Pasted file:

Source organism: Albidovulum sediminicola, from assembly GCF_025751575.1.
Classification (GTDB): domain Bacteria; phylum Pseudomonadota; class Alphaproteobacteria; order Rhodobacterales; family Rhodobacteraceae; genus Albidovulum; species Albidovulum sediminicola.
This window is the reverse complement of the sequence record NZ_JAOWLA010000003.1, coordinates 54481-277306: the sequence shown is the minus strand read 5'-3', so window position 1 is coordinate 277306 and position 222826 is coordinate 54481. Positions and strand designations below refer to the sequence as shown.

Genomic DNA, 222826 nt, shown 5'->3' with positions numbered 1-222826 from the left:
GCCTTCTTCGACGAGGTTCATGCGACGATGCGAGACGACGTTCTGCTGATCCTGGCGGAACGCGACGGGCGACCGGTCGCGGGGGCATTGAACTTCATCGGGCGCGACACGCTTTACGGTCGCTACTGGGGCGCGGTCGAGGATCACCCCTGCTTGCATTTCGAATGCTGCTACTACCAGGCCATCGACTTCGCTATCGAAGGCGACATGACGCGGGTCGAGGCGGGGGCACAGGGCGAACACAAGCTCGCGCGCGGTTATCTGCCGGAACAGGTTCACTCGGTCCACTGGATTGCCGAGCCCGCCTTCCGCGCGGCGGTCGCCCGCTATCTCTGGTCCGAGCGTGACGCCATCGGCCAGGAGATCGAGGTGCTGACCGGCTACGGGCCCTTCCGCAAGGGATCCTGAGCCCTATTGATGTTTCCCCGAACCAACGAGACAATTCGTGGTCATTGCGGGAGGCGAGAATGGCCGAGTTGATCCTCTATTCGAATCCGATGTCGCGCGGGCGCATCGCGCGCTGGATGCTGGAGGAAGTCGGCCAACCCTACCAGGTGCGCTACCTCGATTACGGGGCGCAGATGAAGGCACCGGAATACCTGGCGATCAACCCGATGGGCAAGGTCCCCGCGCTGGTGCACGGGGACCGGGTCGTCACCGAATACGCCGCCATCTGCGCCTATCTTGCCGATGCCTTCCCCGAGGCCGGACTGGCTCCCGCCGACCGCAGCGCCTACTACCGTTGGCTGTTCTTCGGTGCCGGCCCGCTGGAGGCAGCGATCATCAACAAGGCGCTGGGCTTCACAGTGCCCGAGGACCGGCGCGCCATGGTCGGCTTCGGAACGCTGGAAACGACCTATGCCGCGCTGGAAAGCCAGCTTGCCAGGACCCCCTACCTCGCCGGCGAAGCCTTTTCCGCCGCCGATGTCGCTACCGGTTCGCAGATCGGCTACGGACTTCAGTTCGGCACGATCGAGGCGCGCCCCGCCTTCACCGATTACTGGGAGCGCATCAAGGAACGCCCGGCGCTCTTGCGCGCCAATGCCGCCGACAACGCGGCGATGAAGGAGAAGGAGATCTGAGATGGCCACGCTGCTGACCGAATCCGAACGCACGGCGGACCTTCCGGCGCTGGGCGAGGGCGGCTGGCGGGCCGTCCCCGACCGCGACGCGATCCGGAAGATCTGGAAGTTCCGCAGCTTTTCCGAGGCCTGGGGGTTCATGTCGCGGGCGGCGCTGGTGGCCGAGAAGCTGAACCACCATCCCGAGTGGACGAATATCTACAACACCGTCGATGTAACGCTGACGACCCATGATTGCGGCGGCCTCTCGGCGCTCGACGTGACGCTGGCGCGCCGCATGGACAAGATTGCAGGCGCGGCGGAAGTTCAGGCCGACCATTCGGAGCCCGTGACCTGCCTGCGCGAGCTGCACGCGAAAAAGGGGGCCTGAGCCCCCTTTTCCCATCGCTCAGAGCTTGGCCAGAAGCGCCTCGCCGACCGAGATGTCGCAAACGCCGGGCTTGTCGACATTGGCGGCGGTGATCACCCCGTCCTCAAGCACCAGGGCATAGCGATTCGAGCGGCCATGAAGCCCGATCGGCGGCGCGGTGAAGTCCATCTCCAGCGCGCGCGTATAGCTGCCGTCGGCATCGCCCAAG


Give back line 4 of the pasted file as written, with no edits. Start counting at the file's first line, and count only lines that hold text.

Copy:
Genomic DNA, 222826 nt, shown 5'->3' with positions numbered 1-222826 from the left: